Drugs 2001;61(14):2035-63 Related Articles, Books, LinkOut


    The use of silymarin in the treatment of liver diseases.

    Saller R, Meier R, Brignoli R.

    Abteilung Naturheilkunde, University Hospital Zurich, Switzerland.

    The high prevalence of liver diseases such as chronic hepatitis and cirrhosis underscores the need for efficient and cost-effective treatments. The potential benefit of silymarin (extracted from the seeds of Silybum marianum or milk thistle) in the treatment of liver diseases remains a controversial issue. Therefore, the objective of this review is to assess the clinical efficacy and safety of silymarin by application of systematic approach. 525 references were found in the databases, of which 84 papers were retained for closer examination and 36 were deemed suitable for detailed analysis. Silymarin has metabolic and cell-regulating effects at concentrations found in clinical conditions, namely carrier-mediated regulation of cell membrane permeability, inhibition of the 5-lipoxygenase pathway, scavenging of reactive oxygen species (ROS) of the R-OH type and action on DNA-expression, for example, via suppression of nuclear factor (NF)-kappaB. Pooled data from case record studies involving 452 patients with Amanita phalloides poisoning show a highly significant difference in mortality in favour of silibinin [the main isomer contained in silymarin] (mortality 9.8% vs 18.3% with standard treatment; p < 0.01). The available trials in patients with toxic (e.g. solvents) or iatrogenic (e.g. antispychotic or tacrine) liver diseases, which are mostly outdated and underpowered, do not enable any valid conclusions to be drawn on the value of silymarin. The exception is an improved clinical tolerance of tacrine. In spite of some positive results in patients with acute viral hepatitis, no formally valid conclusion can be drawn regarding the value of silymarin in the treatment of these infections. Although there were no clinical end-points in the four trials considered in patients with alcoholic liver disease, histological findings were reported as improved in two out of two trials, improvement of prothrombin time was significant (two trials pooled) and liver transaminase levels were consistently lower in the silymarin-treated groups. Therefore, silymarin may be of use as an adjuvant in the therapy of alcoholic liver disease. Analysis was performed on five trials with a total of 602 patients with liver cirrhosis. The evidence shows that, compared with placebo, silymarin produces a nonsignificant reduction of total mortality by -4.2% [odds ratio (OR) 0.75 (0.5 - 1.1)]; but that, on the other hand, the use of silymarin leads to a significant reduction in liver-related mortality of-7% [OR: 0.54 (0.3 - 0.9); p < 0.01]. An individual trial reported a reduction in the number of patients with encephalopathy of -8.7% [p = 0.06). In one study of patients with cirrhosis-related diabetes mellitus, the insulin requirement was reduced by -25% [p < 0.01). We conclude that available evidence suggests that silymarin may play a role in the therapy of [alcoholic) liver cirrhosis. Silymarin is has a good safety record and only rare case reports of gastrointestinal disturbances and allergic skin rashes have been published. This review does not aim to replace future prospective trials aiming to provide the 'final' evidence of the efficacy of silymarin.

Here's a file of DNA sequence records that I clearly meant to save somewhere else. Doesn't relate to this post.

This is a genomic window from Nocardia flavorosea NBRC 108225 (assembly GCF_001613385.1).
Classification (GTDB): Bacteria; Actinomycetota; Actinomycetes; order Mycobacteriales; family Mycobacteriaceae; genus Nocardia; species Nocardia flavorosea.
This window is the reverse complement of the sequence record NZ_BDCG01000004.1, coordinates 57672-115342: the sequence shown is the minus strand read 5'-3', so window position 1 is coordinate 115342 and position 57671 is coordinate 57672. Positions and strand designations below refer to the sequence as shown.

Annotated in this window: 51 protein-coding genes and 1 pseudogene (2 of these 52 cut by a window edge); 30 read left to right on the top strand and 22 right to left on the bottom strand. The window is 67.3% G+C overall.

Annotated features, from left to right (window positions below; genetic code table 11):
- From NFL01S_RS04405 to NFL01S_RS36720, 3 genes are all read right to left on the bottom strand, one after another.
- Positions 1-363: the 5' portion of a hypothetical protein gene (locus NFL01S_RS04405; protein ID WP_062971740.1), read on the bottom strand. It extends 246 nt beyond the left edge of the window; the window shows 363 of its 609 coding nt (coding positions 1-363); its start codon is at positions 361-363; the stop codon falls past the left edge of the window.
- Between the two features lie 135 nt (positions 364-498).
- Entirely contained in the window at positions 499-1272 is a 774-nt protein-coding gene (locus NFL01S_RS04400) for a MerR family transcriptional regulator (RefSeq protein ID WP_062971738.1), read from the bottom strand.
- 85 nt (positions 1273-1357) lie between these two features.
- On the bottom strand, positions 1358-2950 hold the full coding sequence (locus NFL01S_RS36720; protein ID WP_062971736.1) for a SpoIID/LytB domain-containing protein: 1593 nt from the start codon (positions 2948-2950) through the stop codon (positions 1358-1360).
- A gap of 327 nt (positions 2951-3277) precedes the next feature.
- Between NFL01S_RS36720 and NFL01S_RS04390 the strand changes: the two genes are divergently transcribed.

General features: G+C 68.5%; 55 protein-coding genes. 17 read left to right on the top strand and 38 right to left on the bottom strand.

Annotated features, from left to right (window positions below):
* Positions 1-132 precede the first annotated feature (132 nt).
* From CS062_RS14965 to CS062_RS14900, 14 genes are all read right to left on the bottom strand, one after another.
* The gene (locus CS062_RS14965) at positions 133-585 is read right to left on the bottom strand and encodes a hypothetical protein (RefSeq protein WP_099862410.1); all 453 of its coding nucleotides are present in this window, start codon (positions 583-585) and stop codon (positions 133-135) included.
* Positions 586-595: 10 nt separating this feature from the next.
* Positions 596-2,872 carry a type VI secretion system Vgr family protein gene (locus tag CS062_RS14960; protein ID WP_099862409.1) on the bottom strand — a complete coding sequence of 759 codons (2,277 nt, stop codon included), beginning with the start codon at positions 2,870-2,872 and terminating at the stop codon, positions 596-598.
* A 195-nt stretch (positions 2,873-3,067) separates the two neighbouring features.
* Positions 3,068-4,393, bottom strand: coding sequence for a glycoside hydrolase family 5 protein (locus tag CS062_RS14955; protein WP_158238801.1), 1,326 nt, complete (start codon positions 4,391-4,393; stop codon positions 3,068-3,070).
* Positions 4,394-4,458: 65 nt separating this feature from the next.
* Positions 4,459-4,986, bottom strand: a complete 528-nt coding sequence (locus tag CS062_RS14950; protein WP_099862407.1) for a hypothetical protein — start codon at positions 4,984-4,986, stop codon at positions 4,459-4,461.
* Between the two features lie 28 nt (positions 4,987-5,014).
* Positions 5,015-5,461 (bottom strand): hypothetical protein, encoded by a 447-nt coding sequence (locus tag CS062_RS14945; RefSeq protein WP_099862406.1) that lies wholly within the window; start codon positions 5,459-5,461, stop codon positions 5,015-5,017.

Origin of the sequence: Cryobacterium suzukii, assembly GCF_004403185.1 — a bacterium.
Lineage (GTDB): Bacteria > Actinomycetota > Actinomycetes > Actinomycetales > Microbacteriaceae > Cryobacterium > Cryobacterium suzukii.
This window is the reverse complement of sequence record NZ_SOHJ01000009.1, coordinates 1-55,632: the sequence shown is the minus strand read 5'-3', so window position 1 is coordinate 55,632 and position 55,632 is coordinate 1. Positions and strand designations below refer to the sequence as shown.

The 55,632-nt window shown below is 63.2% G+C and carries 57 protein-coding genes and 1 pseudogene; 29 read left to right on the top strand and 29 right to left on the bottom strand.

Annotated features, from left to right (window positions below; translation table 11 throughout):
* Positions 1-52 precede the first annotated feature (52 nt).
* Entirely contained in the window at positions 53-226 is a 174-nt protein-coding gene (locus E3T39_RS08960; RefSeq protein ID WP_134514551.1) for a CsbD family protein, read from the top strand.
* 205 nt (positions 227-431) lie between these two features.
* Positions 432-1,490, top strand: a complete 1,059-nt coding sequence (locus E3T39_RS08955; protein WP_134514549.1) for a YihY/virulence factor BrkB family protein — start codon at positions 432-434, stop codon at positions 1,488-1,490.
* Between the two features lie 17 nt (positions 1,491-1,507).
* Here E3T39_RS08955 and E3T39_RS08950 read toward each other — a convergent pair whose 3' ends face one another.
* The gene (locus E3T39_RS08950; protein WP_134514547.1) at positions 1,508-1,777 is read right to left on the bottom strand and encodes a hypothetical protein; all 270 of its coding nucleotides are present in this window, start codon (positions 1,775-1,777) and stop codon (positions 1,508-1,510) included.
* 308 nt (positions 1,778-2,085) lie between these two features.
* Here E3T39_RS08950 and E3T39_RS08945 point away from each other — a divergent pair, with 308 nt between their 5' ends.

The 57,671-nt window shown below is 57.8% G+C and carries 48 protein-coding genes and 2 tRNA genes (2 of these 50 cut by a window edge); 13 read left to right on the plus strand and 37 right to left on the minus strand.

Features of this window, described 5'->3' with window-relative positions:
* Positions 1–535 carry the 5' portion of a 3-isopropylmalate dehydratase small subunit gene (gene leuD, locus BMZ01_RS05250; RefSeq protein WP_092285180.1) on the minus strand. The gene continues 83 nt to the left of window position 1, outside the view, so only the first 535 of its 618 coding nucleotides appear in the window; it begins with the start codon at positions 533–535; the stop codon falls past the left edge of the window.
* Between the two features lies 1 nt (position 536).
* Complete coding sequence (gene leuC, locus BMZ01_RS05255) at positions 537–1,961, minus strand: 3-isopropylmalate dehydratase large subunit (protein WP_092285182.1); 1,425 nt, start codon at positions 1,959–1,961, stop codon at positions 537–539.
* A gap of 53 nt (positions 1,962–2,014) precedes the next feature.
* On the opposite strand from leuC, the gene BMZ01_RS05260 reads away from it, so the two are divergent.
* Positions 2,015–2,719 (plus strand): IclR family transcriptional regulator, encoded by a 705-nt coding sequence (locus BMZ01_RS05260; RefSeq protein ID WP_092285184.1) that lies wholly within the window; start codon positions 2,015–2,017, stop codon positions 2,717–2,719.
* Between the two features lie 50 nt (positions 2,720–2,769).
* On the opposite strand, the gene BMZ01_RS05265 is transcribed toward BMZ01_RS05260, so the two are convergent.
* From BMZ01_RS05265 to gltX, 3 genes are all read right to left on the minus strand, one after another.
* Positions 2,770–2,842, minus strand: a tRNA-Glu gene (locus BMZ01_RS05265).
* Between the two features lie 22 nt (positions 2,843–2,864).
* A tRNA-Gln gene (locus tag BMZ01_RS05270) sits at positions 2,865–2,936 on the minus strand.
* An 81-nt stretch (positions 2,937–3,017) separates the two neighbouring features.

There just doesn't seem to be any evidence it works for what we need it for.

  11. #11
    Tank21's Avatar
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    thanks man, answered that question for me. appreciate it

  12. #12
    tuff is offline Junior Member
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    Man if you don't want to take milk thistle "cause it is useless" then what ever floats your boat. It really does not matter what you take to help your liver cause it is not gonna make it 100% safe from gear. In any case if you are taking vitamin E every day at 400iu then you are also helping your liver out alot. I do all i can for mine when i gear.
    Peace out
    tuff

  13. #13
    Iceburg is offline Junior Member
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    Thre was an article in Muscular Developement mag. about how milk thistle could hurt gains. I believe it was the Jan or Feb 2002 edition. It has been a while since I read the article but I believe it said something like milk thistle can block protien from getting into muscle cells. Some shit like that. Anyway I don't use milk thistle anymore...ALA is much better IMO.